You have been asked to provide expert testimony in a judicial proceeding. Even if you have done so dozens of times, you are slightly anxious. You are a scientist. You take pride in that role and consequently want to do an outstanding job. The task seems simple enough. You are familiar with the topic about which you are to testify, and the attorneys sound pleasant enough. But as you reflect a little more, you have some nagging concerns: Just what do courts expect from me? How can I more eff

Research

Weathering Hantavirus: Ecological Monitoring Provides Predictive Model
Weathering Hantavirus: Ecological Monitoring Provides Predictive Model
Photo: Steve Bunk Dave Tinnin, field research associate in the University of New Mexico's biology department, takes blood samples and measurements of rodents caught on the research station grounds. At the end of a freeway exit near Soccoro, N.M., the hairpin turn onto a gravel road is marked by a sign that warns, "Wrong Way." But it isn't the wrong way if you want to reach the University of New Mexico's (UNM) long-term ecological research (LTER) station. The sign's subterfuge is the first indi

Hot Paper

Cancer
Cancer
The papers listed here, have been cited in a substantially greater number of publications than others of the same type and vintage, according to data from the Science Citation Index® of the Institute for Scientific Information, Philadelphia. Why have these research reports become such standouts? In conversations with The Scientist, the authors attempt to provide answers. Following protein pathways can lead to unexpected places. In this case, three groups approached b-catenin from separate d

Profession

Merchant Scientists: Deal Structuring and Pavement Pounding Are Part of Technology Transfer
Merchant Scientists: Deal Structuring and Pavement Pounding Are Part of Technology Transfer
Richard Gill Richard Gill runs the biosciences division of a global technology transfer company, calling himself "a mercenary technologist." It's an aggressive line of work--mining unsung discoveries at universities, drug companies, and eccentric inventors' garages; obtaining licensing agreements; and getting finished product out into the marketplace. "I use harsher language to describe what I do than 'merchant scientist,'" the popular moniker for his job, says Gill, the senior vice president

Technology

The Nose Knows: Cyrano Sciences' Electronic Nose
The Nose Knows: Cyrano Sciences' Electronic Nose
A small company in Pasadena, Calif., is commercializing a technology developed by scientists at the nearby California Institute of Technology to put the sense of smell at your fingertips. Using an array of 32 extendable polymers, Cyrano Sciences' handheld electronic nose will someday be capable of sniffing out anything from land mines to halitosis-causing bacteria in humans. Due to be available at the end of the year, this electronic nose will be handheld, easy to use, and fast--with applicatio
Just Passing Through: FALCON(R) HTS FluoroBlok Inserts
Just Passing Through: FALCON(R) HTS FluoroBlok Inserts
Becton Dickinson's Falcon® HTS FluoroBlock Inserts So you're studying the movement of cells toward a chemical gradient. You'll do multiple time-consuming manipulations--cell scraping, transferring membrane inserts, manual fixation, staining, and microscope counting. Or will you? With a new "radiation opaque" membrane insert for real-time fluorescence studies, you could get your information directly in a matter of minutes. FluoroBlok is a proprietary colored PET membrane insert that fits i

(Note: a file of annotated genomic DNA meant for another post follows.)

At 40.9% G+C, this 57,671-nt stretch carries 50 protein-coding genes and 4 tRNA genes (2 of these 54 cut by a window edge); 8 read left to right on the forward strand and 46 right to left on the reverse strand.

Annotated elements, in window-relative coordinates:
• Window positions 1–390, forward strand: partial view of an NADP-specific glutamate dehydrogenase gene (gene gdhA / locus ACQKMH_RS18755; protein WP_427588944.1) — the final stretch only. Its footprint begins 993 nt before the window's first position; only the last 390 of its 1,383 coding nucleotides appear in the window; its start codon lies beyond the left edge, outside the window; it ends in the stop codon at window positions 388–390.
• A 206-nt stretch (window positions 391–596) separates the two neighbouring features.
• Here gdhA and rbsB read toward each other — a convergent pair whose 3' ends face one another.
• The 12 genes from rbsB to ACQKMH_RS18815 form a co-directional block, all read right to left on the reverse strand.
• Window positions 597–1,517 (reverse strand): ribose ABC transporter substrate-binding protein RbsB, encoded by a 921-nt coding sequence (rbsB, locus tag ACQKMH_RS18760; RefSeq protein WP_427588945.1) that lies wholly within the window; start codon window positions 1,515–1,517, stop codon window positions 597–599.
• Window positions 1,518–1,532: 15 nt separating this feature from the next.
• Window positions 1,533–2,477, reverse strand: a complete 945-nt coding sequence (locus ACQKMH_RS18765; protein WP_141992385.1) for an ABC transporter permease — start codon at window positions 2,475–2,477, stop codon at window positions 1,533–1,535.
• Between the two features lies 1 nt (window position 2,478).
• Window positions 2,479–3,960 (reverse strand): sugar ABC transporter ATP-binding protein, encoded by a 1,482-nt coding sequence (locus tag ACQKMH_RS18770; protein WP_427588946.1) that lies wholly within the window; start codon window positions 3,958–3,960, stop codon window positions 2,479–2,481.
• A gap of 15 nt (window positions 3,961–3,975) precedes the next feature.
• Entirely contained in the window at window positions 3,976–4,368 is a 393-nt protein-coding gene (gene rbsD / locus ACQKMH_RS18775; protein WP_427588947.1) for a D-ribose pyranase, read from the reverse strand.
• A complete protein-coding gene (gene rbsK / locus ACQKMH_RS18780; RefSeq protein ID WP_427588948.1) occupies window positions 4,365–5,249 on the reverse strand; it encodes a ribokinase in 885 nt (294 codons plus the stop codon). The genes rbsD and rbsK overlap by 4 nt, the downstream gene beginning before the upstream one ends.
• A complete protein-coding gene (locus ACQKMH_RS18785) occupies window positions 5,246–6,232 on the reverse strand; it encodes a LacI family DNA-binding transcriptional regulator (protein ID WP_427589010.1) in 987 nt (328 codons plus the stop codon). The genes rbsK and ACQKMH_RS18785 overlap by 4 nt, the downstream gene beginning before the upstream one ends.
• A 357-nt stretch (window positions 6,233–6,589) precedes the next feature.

Bench Buys
Bench Buys
Labsystems' Solo HT Labsystems' Solo HT (high temperature) Microplate Incubator is a portable unit for incubating a single microplate up to 65°C. The Solo HT has three display modes: set temperature, set time, and current temperature. Visual and audible warnings indicate discrepancies between the set temperature and the current temperature, and a countdown period of up to 240 minutes in 5-minute intervals can be set at any point during operation. Special features of the Solo HT are its l

Technology Profile

Cell-Signaling A Cascade of Kinases, Phosphatases, and Cytokines
Cell-Signaling A Cascade of Kinases, Phosphatases, and Cytokines
Date: July 5, 1999Table of Cell Signaling Tools At today's research pace, new signaling mechanisms within and between cells are emerging not one by one but in a chain reaction. Each new discovery has strong implications for previously established models, sometimes overturning several assumptions at once. With such a large number of interacting systems--from cell adhesion to differentiation and apoptosis--and receptor pathways, keeping up with the wealth of cell-signaling research tools can be l
Postmodern Culture: Maximizing Cell Culture Output At Every Level
Postmodern Culture: Maximizing Cell Culture Output At Every Level
Date: July 5, 1999Products for High-Volume Tissue Culture The Automation Partnership's CELLMATETM Automated Cell Culture Processing System Mammalian cell culture has finally come into its own as a way to produce cells, proteins, or sub-cellular components in large scale. Recent advances in cell culture systems are allowing scientists to better circumvent problems associated with bacterial systems such as incomplete protein expression, toxin contamination, and incompatibility. Today's wide arra

Notebook

Notebook
Notebook
Contents Trial veteran Resistance in rivers I contain multitudes Chlamydia in heart disease Tomatoes vs. armyworms Look, Ma, no paws Peroxide damage Philip Brunell receives the first injection at NIH of the experimental shingles vaccine from nurse Patricia Hohman. TRIAL VETERAN When Philip Brunell received the first shingles vaccination in a Phase III trial June 17, it was not exactly a shot in the dark. The senior attending physician at the National Institutes of Health clinical center estim